Will the Government Shutdown Delay My Tax Refund?

Despite the shutdown, the IRS says it will provide refunds to taxpayers without delay. We’re not so sure.

As the record-setting government shutdown drags on and thousands of IRS employees sit at home, many Americans are understandably concerned about getting their tax refunds on time. However, the IRS has said that refunds will go out “as scheduled.” Whether that actually happens remains to be seen.

How will they do this? The IRS says that a significant portion of its workforce will be called back to work to process tax returns and issue refunds. More details regarding the IRS’s plans are expected soon, but there’s already resistance from the National Treasury Employees Union. The union has filed a lawsuit challenging the IRS’s ability to force employees to work without pay. If the IRS can’t recall enough employees, then the plan to issue refunds in a timely manner seems shaky.

Back in 2011, the Office of Management and Budget (OMB) instructed the IRS not to pay refunds during government shutdowns. As a result, almost $4 billion in tax refunds were delayed following the October 2013 shutdown. Now, however, the OMB says the IRS may pay tax refunds during a lapse in funding. Legal challenges to this opinion could also sink the IRS’s plan.

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We won’t have to wait too long to see if the IRS is able to keep its promise. Filing season begins January 28, 2019. If the IRS is indeed on schedule this year, refunds for early-bird filers could be issued as soon as mid-February. Our advice: File as early as possible. If the IRS falls behind schedule due to the shutdown, you don’t want your return at the back of a potentially massive backlog.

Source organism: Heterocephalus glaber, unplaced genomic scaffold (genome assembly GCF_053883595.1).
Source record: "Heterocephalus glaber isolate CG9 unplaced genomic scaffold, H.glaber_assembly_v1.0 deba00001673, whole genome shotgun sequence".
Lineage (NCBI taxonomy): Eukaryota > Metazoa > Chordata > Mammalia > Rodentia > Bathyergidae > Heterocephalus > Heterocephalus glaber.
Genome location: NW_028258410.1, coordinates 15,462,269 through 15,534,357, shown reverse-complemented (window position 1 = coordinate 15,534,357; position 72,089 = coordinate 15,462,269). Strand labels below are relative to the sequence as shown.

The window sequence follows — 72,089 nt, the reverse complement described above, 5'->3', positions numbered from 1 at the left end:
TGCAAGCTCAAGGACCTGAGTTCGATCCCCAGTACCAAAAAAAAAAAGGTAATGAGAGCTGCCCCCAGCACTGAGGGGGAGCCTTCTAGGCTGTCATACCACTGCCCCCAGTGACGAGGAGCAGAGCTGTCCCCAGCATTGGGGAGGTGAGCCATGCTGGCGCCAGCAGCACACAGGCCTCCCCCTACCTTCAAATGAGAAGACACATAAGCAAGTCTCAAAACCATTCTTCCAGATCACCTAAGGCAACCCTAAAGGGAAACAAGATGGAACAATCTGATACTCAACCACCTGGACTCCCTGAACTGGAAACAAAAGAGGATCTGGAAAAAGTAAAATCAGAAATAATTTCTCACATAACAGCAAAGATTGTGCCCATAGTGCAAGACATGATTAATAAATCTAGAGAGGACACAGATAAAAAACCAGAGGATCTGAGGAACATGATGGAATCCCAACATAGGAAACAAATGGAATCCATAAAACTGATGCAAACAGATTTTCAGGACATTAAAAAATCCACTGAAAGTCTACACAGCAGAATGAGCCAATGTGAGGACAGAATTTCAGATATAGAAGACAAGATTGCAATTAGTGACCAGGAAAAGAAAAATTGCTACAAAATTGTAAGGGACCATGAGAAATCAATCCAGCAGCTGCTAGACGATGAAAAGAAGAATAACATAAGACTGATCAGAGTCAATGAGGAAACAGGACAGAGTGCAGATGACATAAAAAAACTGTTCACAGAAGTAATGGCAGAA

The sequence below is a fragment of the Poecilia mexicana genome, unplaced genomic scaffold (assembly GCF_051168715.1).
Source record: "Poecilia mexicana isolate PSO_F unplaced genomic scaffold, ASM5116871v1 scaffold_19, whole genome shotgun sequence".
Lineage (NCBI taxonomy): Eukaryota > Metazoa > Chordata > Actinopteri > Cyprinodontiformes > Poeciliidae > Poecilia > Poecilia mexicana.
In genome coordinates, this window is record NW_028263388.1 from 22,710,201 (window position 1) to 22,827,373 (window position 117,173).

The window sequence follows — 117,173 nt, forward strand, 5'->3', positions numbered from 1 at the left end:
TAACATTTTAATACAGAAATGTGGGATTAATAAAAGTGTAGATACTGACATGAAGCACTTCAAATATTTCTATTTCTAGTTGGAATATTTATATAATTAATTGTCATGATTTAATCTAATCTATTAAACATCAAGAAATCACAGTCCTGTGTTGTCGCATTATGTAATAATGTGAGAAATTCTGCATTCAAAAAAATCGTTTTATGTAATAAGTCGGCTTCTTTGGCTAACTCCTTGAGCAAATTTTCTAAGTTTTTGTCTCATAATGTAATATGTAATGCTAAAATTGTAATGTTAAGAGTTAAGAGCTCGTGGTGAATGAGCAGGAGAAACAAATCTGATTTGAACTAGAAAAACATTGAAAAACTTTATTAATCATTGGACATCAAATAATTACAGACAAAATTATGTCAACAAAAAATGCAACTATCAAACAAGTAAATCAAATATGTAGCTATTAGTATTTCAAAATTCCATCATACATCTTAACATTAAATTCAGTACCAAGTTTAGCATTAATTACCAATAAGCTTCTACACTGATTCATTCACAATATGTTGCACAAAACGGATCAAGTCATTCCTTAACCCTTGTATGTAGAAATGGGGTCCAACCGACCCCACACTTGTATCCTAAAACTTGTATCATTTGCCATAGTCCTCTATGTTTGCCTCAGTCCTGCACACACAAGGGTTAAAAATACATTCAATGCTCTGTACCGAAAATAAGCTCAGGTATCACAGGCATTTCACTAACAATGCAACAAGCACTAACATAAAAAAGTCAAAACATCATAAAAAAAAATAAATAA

Rocky Mengle
Senior Tax Editor, Kiplinger.com

Rocky is a Senior Tax Editor for Kiplinger with more than 20 years of experience covering federal and state tax developments. Before coming to Kiplinger, he worked for Wolters Kluwer Tax & Accounting and Kleinrock Publishing, where he provided breaking news and guidance for CPAs, tax attorneys, and other tax professionals. He has also been quoted as an expert by USA Today, Forbes, U.S. News & World Report, Reuters, Accounting Today, and other media outlets. Rocky has a law degree from the University of Connecticut and a B.A. in History from Salisbury University.